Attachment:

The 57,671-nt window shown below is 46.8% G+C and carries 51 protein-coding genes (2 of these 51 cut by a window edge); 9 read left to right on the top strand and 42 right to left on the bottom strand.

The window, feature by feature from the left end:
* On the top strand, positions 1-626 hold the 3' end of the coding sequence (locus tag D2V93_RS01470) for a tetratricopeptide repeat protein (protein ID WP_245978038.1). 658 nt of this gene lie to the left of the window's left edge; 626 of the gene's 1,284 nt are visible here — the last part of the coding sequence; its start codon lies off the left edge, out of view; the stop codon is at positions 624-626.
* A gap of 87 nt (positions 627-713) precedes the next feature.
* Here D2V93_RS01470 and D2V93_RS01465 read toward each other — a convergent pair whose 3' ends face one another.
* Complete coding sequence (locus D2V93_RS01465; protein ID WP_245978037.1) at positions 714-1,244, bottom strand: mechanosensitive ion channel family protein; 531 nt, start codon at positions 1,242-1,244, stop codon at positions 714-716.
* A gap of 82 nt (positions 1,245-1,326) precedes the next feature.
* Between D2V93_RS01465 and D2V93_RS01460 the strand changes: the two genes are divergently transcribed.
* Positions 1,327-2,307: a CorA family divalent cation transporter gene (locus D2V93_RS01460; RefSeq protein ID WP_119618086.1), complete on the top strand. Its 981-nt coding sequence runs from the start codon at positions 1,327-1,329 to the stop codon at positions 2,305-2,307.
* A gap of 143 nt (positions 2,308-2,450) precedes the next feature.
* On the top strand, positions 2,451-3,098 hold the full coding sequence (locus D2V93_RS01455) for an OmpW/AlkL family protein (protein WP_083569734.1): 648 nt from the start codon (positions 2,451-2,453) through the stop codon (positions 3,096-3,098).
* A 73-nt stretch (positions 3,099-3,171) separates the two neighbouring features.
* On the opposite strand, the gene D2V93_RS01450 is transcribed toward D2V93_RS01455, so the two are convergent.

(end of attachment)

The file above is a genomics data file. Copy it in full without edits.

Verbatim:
The 57,671-nt window shown below is 46.8% G+C and carries 51 protein-coding genes (2 of these 51 cut by a window edge); 9 read left to right on the top strand and 42 right to left on the bottom strand.

The window, feature by feature from the left end:
* On the top strand, positions 1-626 hold the 3' end of the coding sequence (locus tag D2V93_RS01470) for a tetratricopeptide repeat protein (protein ID WP_245978038.1). 658 nt of this gene lie to the left of the window's left edge; 626 of the gene's 1,284 nt are visible here — the last part of the coding sequence; its start codon lies off the left edge, out of view; the stop codon is at positions 624-626.
* A gap of 87 nt (positions 627-713) precedes the next feature.
* Here D2V93_RS01470 and D2V93_RS01465 read toward each other — a convergent pair whose 3' ends face one another.
* Complete coding sequence (locus D2V93_RS01465; protein ID WP_245978037.1) at positions 714-1,244, bottom strand: mechanosensitive ion channel family protein; 531 nt, start codon at positions 1,242-1,244, stop codon at positions 714-716.
* A gap of 82 nt (positions 1,245-1,326) precedes the next feature.
* Between D2V93_RS01465 and D2V93_RS01460 the strand changes: the two genes are divergently transcribed.
* Positions 1,327-2,307: a CorA family divalent cation transporter gene (locus D2V93_RS01460; RefSeq protein ID WP_119618086.1), complete on the top strand. Its 981-nt coding sequence runs from the start codon at positions 1,327-1,329 to the stop codon at positions 2,305-2,307.
* A gap of 143 nt (positions 2,308-2,450) precedes the next feature.
* On the top strand, positions 2,451-3,098 hold the full coding sequence (locus D2V93_RS01455) for an OmpW/AlkL family protein (protein WP_083569734.1): 648 nt from the start codon (positions 2,451-2,453) through the stop codon (positions 3,096-3,098).
* A 73-nt stretch (positions 3,099-3,171) separates the two neighbouring features.
* On the opposite strand, the gene D2V93_RS01450 is transcribed toward D2V93_RS01455, so the two are convergent.